Some castles grew from purely Norman military motte-and-bailey castles, constructed by William the Conqueror’s knights to keep a firm hold on England. Others are later affairs, fortified houses built later in the middle ages or even in the Tudor Age more as symbolic castles than effective defensive buildings. Later still, houses like Elvaston or Bretby had ‘castle’ added in lieu of ‘hall’ for effect.
If one was a member of the medieval elite, with a largish house built around one or even two courtyards, adding defensive works was sometimes felt advisable, as during the barons’ wars in the mid-13th century, or during the wars of the Roses in the mid-fifteenth century. In that case one applied to the King for a licence to crenellate, or to put it simply, to adapt one’s house to make it to some extent defensible. Such houses are usually termed defended manor houses rather than pure castles, and locally included Codnor, Bretby and Melbourne.
There never was a Norman castle at Melbourne. The King had granted Melbourne to the Bishops of Carlisle, a place often made too hot for comfort by marauding Scots, hence the epic scale of the Norman church there. Yet it was not until 1246/1248 that we have evidence for a manor house at Melbourne. In the very beginning of the fourteenth century Sir Robert de Holand, held a manor house there under the ambitious Thomas, Duke of Lancaster of whom he was a leading confidant. He duly obtained a licence to crenellate in 1311 and in 1314 the mason Peter de Bagworth is recorded and undertaking extensive works there, ‘there’ being the area on the SE side of Castle Square at Melbourne, although this work was being done for Lancaster, not Holand himself, that year created a peer by writ of summons.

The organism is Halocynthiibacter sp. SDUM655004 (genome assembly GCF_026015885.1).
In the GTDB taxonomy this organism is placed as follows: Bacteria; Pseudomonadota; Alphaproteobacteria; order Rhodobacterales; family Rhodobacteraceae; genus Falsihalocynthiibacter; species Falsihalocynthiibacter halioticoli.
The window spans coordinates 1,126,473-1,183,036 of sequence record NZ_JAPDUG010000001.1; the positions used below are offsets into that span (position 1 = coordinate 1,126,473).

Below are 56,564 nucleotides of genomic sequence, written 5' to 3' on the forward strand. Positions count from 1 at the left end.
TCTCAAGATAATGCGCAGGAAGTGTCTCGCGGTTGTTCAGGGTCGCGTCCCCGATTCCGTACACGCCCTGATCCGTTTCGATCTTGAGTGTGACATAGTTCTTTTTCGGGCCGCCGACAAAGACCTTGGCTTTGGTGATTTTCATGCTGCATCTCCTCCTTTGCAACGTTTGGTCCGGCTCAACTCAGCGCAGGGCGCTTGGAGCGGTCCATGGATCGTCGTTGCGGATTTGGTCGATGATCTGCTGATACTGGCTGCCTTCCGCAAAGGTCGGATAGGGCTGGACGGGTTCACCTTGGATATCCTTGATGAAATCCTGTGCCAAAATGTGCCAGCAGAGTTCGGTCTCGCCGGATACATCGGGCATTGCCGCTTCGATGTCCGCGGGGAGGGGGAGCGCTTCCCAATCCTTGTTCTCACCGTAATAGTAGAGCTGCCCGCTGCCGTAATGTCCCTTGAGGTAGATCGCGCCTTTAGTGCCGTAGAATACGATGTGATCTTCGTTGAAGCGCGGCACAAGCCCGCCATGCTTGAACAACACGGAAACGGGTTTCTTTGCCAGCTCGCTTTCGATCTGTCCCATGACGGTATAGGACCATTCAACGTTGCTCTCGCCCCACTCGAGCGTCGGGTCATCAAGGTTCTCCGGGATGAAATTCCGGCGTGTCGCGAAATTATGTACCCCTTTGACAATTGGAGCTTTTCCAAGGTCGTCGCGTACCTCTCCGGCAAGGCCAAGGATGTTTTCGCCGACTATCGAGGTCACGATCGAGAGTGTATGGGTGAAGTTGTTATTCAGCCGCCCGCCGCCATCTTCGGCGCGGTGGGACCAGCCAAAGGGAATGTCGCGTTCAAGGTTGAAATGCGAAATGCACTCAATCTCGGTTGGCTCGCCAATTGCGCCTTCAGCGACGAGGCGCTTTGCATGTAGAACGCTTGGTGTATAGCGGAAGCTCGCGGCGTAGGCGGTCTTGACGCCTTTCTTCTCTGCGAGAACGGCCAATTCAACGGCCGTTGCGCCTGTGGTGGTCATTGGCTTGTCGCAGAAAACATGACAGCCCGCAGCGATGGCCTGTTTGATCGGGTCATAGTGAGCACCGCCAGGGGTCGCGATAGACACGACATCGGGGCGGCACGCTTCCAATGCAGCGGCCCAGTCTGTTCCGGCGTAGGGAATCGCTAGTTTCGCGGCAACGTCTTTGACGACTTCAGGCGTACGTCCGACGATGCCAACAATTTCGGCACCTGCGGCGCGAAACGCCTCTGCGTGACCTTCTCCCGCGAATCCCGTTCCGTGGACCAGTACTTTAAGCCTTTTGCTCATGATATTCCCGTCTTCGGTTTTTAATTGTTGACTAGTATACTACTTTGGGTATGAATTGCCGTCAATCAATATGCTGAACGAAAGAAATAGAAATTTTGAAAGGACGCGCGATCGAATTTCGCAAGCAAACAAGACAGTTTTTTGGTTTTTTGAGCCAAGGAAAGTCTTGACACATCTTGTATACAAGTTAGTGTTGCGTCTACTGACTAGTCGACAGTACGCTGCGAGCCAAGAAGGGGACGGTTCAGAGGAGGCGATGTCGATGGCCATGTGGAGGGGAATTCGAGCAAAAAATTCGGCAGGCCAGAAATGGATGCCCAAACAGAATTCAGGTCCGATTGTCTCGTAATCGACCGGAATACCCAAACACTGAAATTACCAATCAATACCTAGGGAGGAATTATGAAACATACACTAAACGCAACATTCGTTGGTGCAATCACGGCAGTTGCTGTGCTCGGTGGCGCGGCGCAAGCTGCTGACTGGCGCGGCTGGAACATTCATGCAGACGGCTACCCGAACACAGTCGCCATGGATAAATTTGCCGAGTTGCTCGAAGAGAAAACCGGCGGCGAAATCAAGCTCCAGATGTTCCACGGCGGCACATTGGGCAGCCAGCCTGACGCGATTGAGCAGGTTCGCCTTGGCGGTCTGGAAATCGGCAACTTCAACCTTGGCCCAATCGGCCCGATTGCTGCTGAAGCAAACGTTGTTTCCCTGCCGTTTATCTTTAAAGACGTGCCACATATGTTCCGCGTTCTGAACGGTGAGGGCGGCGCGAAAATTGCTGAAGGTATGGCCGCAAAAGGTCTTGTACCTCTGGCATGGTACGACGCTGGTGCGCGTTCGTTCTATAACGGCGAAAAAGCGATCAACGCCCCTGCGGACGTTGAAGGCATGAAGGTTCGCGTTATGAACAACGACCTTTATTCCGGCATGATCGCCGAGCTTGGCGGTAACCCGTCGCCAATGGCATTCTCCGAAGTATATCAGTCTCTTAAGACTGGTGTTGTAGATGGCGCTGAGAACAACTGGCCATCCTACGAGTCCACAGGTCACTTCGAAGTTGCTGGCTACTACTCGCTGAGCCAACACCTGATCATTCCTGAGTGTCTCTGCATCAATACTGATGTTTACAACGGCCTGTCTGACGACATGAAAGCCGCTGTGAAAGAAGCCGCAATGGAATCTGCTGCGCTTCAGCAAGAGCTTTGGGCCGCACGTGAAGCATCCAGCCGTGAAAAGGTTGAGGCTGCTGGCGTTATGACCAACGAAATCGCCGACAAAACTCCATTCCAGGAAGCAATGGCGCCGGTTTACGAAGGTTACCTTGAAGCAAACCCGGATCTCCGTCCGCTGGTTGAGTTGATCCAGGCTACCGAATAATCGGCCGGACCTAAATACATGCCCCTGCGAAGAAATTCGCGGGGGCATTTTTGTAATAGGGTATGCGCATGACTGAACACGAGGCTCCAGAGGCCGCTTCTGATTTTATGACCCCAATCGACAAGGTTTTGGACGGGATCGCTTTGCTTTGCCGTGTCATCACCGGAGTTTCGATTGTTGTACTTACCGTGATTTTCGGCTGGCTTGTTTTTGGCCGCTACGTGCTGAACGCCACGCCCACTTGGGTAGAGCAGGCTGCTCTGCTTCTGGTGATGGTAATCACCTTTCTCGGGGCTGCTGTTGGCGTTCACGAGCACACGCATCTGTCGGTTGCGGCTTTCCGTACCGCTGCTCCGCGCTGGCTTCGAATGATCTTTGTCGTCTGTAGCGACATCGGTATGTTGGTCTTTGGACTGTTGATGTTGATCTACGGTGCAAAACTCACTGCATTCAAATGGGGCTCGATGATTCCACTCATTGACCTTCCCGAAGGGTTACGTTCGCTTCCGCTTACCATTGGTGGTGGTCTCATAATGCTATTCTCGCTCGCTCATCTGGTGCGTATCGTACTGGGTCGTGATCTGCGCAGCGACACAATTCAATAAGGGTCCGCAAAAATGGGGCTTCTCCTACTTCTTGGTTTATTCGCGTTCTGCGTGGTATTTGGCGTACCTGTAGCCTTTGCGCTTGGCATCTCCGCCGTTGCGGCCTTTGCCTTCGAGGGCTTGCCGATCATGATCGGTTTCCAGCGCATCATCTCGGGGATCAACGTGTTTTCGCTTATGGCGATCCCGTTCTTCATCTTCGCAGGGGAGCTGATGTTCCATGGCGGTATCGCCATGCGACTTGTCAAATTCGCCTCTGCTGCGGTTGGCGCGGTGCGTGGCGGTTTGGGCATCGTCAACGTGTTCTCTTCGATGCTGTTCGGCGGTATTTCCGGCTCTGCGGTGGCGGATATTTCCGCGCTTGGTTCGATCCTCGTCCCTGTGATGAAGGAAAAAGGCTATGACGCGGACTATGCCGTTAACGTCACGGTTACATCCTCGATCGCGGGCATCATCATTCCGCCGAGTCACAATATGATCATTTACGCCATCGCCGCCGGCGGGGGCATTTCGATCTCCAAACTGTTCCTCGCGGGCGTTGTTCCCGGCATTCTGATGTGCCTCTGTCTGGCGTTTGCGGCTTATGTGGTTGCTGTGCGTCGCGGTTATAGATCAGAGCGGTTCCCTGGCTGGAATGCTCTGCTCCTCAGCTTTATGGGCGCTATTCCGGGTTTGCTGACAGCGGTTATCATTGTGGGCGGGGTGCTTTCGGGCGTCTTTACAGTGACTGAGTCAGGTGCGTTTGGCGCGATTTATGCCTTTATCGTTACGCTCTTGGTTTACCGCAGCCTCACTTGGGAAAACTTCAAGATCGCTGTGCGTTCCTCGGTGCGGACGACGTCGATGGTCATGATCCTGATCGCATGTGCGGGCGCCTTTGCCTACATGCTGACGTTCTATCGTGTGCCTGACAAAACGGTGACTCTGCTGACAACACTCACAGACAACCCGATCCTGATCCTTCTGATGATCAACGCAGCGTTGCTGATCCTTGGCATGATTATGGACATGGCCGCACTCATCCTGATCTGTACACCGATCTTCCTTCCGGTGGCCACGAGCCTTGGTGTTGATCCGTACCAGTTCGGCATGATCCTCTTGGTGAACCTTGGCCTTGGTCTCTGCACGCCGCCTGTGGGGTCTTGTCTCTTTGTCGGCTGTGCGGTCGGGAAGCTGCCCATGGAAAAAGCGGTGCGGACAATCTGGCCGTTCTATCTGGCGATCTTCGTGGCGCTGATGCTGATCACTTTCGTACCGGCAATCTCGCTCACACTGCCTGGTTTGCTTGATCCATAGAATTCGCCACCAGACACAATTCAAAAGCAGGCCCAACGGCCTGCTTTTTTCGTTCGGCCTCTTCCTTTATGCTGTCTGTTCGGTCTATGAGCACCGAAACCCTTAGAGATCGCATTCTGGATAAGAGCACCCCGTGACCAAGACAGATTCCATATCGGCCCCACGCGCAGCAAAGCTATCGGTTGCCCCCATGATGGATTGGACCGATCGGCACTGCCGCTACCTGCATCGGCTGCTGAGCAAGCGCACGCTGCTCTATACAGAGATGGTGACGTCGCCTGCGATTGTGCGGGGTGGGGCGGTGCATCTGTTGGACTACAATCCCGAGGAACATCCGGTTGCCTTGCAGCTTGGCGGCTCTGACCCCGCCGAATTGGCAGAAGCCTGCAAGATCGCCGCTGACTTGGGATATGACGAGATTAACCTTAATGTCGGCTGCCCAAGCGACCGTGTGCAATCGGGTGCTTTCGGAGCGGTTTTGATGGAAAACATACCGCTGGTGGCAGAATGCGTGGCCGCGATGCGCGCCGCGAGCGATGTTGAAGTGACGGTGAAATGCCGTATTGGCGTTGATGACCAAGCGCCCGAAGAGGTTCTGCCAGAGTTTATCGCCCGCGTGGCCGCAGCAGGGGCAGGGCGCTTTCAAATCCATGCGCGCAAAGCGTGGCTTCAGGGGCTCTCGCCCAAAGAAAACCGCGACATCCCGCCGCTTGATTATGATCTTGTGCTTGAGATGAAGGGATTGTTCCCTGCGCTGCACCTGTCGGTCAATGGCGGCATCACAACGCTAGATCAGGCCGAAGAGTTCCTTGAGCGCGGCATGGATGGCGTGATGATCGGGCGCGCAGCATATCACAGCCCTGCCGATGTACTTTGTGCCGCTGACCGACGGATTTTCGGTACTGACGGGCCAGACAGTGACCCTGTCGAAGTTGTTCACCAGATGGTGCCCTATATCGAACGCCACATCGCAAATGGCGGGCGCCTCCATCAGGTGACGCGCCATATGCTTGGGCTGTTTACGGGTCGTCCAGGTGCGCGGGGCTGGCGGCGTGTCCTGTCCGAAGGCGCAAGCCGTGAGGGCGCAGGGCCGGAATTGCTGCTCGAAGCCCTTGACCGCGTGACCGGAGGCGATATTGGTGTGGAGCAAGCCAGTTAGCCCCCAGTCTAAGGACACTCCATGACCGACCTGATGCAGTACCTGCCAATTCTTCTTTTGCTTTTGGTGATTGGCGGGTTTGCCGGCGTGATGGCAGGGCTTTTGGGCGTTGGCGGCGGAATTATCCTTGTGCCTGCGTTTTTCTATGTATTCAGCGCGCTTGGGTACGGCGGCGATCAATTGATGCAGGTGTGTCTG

Indeed, whatever arrangement there was between Lord Holand and the Duke, it was clearly intended to enable the former to reap the fiscal benefits of ownership whilst his master retained control of the site. Indeed, this was the year of the disaster at Bannockburn and for the next four years Lancaster was effectively in control of the government. In 1322, however, the King had his revenge, defeating the Duke at Boroughbridge, although, strangely enough, Holand had deserted to the King just prior to the encounter, thus saving his neck.
What Holand created was a fortified manor house and he was later confirmed in his possession of the manor of Melbourne, held this time from his former mentor’s younger brother, Henry, Earl of Lancaster, again raised to a dukedom in 1351. The Castle is specifically referred to as such in the documentation generated by his death ten years later. The manor and castle passed by marriage to John of Gaunt, also created Duke of Lancaster, and when his son became Henry IV, his possessions were made into a separate principality, called the Duchy of Lancaster which still owns much land in England and especially in Derbyshire.